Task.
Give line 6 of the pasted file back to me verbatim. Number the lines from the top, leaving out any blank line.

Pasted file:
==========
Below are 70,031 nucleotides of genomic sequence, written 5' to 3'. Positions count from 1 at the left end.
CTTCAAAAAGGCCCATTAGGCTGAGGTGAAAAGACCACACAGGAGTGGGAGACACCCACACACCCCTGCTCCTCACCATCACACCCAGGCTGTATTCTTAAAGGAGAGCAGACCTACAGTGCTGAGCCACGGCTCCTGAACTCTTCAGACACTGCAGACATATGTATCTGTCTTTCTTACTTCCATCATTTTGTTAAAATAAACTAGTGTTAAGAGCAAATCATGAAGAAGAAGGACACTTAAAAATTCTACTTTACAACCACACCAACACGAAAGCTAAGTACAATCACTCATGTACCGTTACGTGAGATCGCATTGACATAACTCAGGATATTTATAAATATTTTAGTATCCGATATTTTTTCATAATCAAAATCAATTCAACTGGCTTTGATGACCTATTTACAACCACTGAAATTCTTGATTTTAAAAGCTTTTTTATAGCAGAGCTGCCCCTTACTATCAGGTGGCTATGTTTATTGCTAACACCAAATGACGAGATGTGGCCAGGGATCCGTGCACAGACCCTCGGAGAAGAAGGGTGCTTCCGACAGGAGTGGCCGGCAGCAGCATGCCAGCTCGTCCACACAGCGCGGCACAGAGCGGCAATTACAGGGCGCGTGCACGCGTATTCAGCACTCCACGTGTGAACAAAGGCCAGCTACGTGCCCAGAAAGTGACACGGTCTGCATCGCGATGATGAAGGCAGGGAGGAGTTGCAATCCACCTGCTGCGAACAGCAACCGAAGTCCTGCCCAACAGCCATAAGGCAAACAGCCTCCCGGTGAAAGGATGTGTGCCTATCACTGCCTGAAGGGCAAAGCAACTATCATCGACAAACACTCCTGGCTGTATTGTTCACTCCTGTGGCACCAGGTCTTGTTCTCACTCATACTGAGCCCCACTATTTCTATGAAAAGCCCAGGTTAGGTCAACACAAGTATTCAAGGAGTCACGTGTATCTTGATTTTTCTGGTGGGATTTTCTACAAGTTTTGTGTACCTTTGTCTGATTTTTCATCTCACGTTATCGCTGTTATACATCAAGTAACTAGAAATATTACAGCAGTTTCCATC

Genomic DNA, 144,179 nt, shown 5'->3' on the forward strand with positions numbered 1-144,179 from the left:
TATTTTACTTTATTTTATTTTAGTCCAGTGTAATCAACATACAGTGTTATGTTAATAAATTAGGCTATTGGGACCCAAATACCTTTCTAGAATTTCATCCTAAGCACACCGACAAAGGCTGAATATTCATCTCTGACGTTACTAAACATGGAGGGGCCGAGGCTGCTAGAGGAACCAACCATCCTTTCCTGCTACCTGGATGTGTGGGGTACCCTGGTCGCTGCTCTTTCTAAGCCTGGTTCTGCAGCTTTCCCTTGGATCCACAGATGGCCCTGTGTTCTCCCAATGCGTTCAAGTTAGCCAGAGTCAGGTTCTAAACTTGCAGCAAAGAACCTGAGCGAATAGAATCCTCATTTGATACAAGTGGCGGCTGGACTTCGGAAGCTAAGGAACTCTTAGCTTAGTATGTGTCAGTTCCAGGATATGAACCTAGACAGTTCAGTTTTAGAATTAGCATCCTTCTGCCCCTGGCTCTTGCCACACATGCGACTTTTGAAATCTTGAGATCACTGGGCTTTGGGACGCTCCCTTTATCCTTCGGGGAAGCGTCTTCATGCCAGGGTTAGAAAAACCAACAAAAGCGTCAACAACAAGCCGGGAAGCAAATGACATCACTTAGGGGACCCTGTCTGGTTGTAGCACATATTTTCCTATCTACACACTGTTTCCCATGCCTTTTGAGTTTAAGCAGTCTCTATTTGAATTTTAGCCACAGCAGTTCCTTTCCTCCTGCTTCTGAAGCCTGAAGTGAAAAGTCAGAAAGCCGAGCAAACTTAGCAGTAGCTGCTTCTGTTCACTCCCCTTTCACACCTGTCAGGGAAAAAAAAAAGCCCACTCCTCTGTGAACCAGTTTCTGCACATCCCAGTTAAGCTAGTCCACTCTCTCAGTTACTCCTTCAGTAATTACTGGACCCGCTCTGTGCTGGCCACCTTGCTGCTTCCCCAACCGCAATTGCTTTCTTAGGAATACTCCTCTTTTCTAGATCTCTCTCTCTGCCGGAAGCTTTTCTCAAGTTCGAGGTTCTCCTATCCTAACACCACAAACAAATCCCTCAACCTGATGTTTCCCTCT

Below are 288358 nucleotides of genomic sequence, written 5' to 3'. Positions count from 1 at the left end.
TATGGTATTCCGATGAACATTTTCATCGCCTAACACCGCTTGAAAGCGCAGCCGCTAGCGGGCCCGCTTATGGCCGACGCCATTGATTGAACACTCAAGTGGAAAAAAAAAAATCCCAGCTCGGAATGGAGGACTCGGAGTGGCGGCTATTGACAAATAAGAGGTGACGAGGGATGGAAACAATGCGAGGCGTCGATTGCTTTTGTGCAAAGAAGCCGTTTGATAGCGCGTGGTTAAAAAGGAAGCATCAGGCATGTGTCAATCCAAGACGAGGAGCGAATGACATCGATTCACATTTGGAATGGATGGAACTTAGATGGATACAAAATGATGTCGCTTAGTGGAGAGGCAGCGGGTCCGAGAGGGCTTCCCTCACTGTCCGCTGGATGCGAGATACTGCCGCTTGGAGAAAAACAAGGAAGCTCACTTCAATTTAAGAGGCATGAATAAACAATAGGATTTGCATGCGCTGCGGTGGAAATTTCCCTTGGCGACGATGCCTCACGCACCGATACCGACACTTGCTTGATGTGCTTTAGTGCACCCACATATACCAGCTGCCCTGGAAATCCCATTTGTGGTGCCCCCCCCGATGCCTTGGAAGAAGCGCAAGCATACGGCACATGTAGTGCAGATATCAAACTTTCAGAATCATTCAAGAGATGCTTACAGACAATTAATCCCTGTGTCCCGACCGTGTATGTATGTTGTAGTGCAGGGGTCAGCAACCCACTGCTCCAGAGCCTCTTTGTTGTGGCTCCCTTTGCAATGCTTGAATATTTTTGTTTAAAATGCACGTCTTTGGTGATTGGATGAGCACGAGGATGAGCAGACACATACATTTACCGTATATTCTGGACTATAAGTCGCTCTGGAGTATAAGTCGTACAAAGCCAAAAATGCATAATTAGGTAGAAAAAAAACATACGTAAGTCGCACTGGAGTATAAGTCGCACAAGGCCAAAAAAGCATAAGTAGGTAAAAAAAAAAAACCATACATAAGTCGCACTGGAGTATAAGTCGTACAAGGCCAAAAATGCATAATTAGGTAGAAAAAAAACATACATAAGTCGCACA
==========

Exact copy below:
TATGGTATTCCGATGAACATTTTCATCGCCTAACACCGCTTGAAAGCGCAGCCGCTAGCGGGCCCGCTTATGGCCGACGCCATTGATTGAACACTCAAGTGGAAAAAAAAAAATCCCAGCTCGGAATGGAGGACTCGGAGTGGCGGCTATTGACAAATAAGAGGTGACGAGGGATGGAAACAATGCGAGGCGTCGATTGCTTTTGTGCAAAGAAGCCGTTTGATAGCGCGTGGTTAAAAAGGAAGCATCAGGCATGTGTCAATCCAAGACGAGGAGCGAATGACATCGATTCACATTTGGAATGGATGGAACTTAGATGGATACAAAATGATGTCGCTTAGTGGAGAGGCAGCGGGTCCGAGAGGGCTTCCCTCACTGTCCGCTGGATGCGAGATACTGCCGCTTGGAGAAAAACAAGGAAGCTCACTTCAATTTAAGAGGCATGAATAAACAATAGGATTTGCATGCGCTGCGGTGGAAATTTCCCTTGGCGACGATGCCTCACGCACCGATACCGACACTTGCTTGATGTGCTTTAGTGCACCCACATATACCAGCTGCCCTGGAAATCCCATTTGTGGTGCCCCCCCCGATGCCTTGGAAGAAGCGCAAGCATACGGCACATGTAGTGCAGATATCAAACTTTCAGAATCATTCAAGAGATGCTTACAGACAATTAATCCCTGTGTCCCGACCGTGTATGTATGTTGTAGTGCAGGGGTCAGCAACCCACTGCTCCAGAGCCTCTTTGTTGTGGCTCCCTTTGCAATGCTTGAATATTTTTGTTTAAAATGCACGTCTTTGGTGATTGGATGAGCACGAGGATGAGCAGACACATACATTTACCGTATATTCTGGACTATAAGTCGCTCTGGAGTATAAGTCGTACAAAGCCAAAAATGCATAATTAGGTAGAAAAAAAACATACGTAAGTCGCACTGGAGTATAAGTCGCACAAGGCCAAAAAAGCATAAGTAGGTAAAAAAAAAAAACCATACATAAGTCGCACTGGAGTATAAGTCGTACAAGGCCAAAAATGCATAATTAGGTAGAAAAAAAACATACATAAGTCGCACA